Call for Papers ‚Beyond the timeline: How to write History (for example of the Middle Ages) in different ways‘

It is part of human experience that developments happen from earlier to later stages. Hence, the courses of these developments are usually written from the time that has longer gone to those times that are closer to us. Such a chronologically progressing historiography is generally accepted,though theoretically and methodologically admitted that researching narrating the past always happens from a present by looking backwards into the past. The question then can be raised to what extent it is reflected, that such a chronological account implies a kind of causally determined history of reception inaddition to the impact our own, contemporary viewpoints have. The historian of early Christianity and the medieval times, Markus Vinzent has recently criticised this type of historiography of reception of the past. In his book of the year 2019 ‚Writing the History of Early Christianity. From Reception to Retrospection‘ (Cambridge University Press) Vinzent introduces the perspective of

retrospection as a criticial method of historiography and exemplifies this by several showcases from the‘beginnings’of Christianity. One of the basic ideas of retrospection is that writing history must by necessity be progressive (as all our thinking and writing is progressive),while its (re-)construction is always done in a regressive mode, working anachronologically against the timeline. If this is recognised, continuities and linearities disappear. Vinzent‘s historiographical method of retrospection dissolves the difference between sources (oranoriginal, authoritativereference text) and secondary literature and questions past authorities (auctoritates). Retrospection rather foregrounds the author of the historiographical production as subject of history which targets different objects of the past. Does retrospection mean,we should simply turn back the time line and alter the direction of writing history,or what changes when we approach history deliberately anachronologically? Can we give up–without the loss of a critical instance–the difference between sources and interpretations? Are not timelines and chronologies essential elements of the work of historians?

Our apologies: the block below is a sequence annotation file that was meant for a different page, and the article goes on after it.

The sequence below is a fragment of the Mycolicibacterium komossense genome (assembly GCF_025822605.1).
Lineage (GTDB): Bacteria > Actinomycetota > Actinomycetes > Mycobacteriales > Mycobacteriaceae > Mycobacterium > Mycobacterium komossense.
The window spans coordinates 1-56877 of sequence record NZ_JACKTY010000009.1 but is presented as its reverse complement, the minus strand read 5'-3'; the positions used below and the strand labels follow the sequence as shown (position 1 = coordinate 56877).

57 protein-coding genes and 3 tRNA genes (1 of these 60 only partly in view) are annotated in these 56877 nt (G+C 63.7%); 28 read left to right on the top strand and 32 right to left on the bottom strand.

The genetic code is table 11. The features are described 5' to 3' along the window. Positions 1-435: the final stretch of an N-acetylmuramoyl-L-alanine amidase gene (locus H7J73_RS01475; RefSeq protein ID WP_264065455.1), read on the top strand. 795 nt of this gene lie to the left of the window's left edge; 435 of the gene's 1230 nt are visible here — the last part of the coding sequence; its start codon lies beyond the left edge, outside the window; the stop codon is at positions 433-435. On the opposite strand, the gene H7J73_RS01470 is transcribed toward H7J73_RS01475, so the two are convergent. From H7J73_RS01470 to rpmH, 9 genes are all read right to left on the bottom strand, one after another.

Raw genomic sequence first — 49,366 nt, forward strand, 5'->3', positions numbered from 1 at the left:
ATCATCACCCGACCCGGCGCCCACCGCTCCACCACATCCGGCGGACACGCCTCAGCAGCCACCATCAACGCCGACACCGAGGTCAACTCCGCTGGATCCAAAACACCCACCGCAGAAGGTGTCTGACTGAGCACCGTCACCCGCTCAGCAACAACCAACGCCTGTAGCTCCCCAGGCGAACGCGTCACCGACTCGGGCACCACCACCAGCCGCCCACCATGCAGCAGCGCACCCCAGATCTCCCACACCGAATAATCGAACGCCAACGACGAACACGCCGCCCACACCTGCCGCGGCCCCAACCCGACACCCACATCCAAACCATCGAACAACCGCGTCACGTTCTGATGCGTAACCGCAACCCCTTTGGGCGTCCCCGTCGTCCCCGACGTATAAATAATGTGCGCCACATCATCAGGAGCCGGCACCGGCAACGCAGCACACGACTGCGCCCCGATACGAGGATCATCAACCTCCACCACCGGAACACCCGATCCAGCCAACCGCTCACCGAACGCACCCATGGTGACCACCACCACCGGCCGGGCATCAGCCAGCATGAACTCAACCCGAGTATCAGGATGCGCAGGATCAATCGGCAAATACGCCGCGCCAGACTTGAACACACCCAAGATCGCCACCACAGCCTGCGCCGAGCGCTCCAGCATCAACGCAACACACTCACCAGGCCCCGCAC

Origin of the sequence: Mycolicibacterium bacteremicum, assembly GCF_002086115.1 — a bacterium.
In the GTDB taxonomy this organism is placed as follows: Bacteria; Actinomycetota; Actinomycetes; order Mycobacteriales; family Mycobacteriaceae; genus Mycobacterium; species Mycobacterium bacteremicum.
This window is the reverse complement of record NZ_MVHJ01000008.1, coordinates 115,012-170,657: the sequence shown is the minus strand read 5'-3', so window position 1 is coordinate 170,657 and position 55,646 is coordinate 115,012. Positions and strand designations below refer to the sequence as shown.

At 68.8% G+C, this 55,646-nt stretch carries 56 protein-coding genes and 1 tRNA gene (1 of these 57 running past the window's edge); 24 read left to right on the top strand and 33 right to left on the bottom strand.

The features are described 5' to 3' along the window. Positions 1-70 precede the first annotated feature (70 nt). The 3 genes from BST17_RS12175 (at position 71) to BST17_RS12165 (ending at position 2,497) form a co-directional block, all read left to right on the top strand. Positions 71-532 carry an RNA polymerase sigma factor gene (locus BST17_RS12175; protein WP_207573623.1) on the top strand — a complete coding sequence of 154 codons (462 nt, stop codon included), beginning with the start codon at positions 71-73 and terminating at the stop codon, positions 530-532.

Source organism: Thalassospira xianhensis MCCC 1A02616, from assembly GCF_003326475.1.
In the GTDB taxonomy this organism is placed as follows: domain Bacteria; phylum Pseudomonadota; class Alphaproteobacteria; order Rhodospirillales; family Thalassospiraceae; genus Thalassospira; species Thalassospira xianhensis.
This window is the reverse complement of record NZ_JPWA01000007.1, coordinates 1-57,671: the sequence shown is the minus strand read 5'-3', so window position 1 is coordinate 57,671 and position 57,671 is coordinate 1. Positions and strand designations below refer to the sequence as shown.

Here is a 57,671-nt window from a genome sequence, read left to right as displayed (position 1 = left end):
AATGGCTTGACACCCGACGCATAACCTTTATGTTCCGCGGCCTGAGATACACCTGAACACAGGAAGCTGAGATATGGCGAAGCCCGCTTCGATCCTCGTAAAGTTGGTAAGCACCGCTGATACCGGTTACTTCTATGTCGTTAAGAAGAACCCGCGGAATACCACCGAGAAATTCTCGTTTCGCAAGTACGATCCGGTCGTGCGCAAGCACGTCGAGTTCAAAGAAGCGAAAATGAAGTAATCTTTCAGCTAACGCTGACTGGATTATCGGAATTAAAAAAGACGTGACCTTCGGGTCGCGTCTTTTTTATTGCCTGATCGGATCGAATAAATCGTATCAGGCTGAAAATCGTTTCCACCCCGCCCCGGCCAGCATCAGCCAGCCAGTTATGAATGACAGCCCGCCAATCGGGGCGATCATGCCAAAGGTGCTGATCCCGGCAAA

Beyond a chronologically oriented historiography, the workshop will explore examples from the Middle Ages (not only, however) to discuss several methods and forms of historiography. Potential topics could be: (1)Into which directionof time shouldwe write? What impact does the timeline have in narrating history? Can we,an dif so, how can we alter the direction of writing history?

(2)Beyond the timeline: What is the meaning of time in historiographical concepts? What differences does retrospection make in historiography? How can one write retrospectively? Writing retrospectively, does it lead to novel forms of history (particulary of the Middle Ages)?

(3)Narrativity and time: What additional insights do weget from narrative elements in historiographical productions? What is the meaning of Flashbacks and Flashforwards in narrating history? What do we learn from contrafactual or virtual history? What happens, if historians become agents of history?

The workshop invites contributions from history, literature, cultural studies, philosophy, religious studies, cultural anthropology, sociology and related subjects. We particularly invite young scholars to contribute to the workshop. The workshop will be based on pre-circulated papers. In these contributions which will be distributed to the conference participants at the latest a fortnight before the workshop. During the workshop the papers shall be introduced by their authors and will then discussed. The evening lecture will be given by Prof. Dr. Markus Vinzent who is going to present his new book. Please submit your paper proposal with an abstract (ca. 500 words). Abstracts and papers can be presented in German or English and will be discussed in both languages. We are working towards a third party funding of the workshop.

For more information:

Emilia Jamroziak presents a working paper on ‚The linear construction of monastic history in the modern historiography: what are its consequences and is there any alternative?‘